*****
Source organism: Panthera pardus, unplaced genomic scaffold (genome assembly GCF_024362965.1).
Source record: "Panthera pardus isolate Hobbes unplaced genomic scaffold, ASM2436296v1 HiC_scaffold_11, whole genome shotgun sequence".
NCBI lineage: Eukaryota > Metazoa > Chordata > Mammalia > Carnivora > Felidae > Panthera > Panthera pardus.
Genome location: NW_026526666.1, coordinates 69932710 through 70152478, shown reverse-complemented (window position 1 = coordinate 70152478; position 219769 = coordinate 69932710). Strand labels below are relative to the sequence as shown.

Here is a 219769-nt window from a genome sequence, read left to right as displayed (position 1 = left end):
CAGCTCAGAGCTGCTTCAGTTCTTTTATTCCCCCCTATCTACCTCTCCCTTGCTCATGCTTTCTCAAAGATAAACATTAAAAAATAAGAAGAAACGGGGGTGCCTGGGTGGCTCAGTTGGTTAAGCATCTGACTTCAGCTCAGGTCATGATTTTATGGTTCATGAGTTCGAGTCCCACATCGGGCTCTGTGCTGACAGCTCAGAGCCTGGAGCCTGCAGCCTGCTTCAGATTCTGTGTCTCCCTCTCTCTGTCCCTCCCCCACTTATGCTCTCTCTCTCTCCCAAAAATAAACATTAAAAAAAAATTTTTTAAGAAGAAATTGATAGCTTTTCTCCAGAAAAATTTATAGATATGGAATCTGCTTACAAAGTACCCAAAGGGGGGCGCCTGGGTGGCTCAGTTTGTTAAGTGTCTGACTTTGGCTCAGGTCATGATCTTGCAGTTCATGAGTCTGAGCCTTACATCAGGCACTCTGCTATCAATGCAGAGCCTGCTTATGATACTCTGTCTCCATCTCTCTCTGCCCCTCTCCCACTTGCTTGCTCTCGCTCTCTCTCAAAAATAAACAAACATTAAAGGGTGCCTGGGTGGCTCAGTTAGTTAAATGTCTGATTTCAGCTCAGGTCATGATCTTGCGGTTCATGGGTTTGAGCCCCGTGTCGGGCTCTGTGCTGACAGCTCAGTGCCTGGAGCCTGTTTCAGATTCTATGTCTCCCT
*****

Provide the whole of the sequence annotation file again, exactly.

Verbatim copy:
Source organism: Panthera pardus, unplaced genomic scaffold (genome assembly GCF_024362965.1).
Source record: "Panthera pardus isolate Hobbes unplaced genomic scaffold, ASM2436296v1 HiC_scaffold_11, whole genome shotgun sequence".
NCBI lineage: Eukaryota > Metazoa > Chordata > Mammalia > Carnivora > Felidae > Panthera > Panthera pardus.
Genome location: NW_026526666.1, coordinates 69932710 through 70152478, shown reverse-complemented (window position 1 = coordinate 70152478; position 219769 = coordinate 69932710). Strand labels below are relative to the sequence as shown.

Here is a 219769-nt window from a genome sequence, read left to right as displayed (position 1 = left end):
CAGCTCAGAGCTGCTTCAGTTCTTTTATTCCCCCCTATCTACCTCTCCCTTGCTCATGCTTTCTCAAAGATAAACATTAAAAAATAAGAAGAAACGGGGGTGCCTGGGTGGCTCAGTTGGTTAAGCATCTGACTTCAGCTCAGGTCATGATTTTATGGTTCATGAGTTCGAGTCCCACATCGGGCTCTGTGCTGACAGCTCAGAGCCTGGAGCCTGCAGCCTGCTTCAGATTCTGTGTCTCCCTCTCTCTGTCCCTCCCCCACTTATGCTCTCTCTCTCTCCCAAAAATAAACATTAAAAAAAAATTTTTTAAGAAGAAATTGATAGCTTTTCTCCAGAAAAATTTATAGATATGGAATCTGCTTACAAAGTACCCAAAGGGGGGCGCCTGGGTGGCTCAGTTTGTTAAGTGTCTGACTTTGGCTCAGGTCATGATCTTGCAGTTCATGAGTCTGAGCCTTACATCAGGCACTCTGCTATCAATGCAGAGCCTGCTTATGATACTCTGTCTCCATCTCTCTCTGCCCCTCTCCCACTTGCTTGCTCTCGCTCTCTCTCAAAAATAAACAAACATTAAAGGGTGCCTGGGTGGCTCAGTTAGTTAAATGTCTGATTTCAGCTCAGGTCATGATCTTGCGGTTCATGGGTTTGAGCCCCGTGTCGGGCTCTGTGCTGACAGCTCAGTGCCTGGAGCCTGTTTCAGATTCTATGTCTCCCT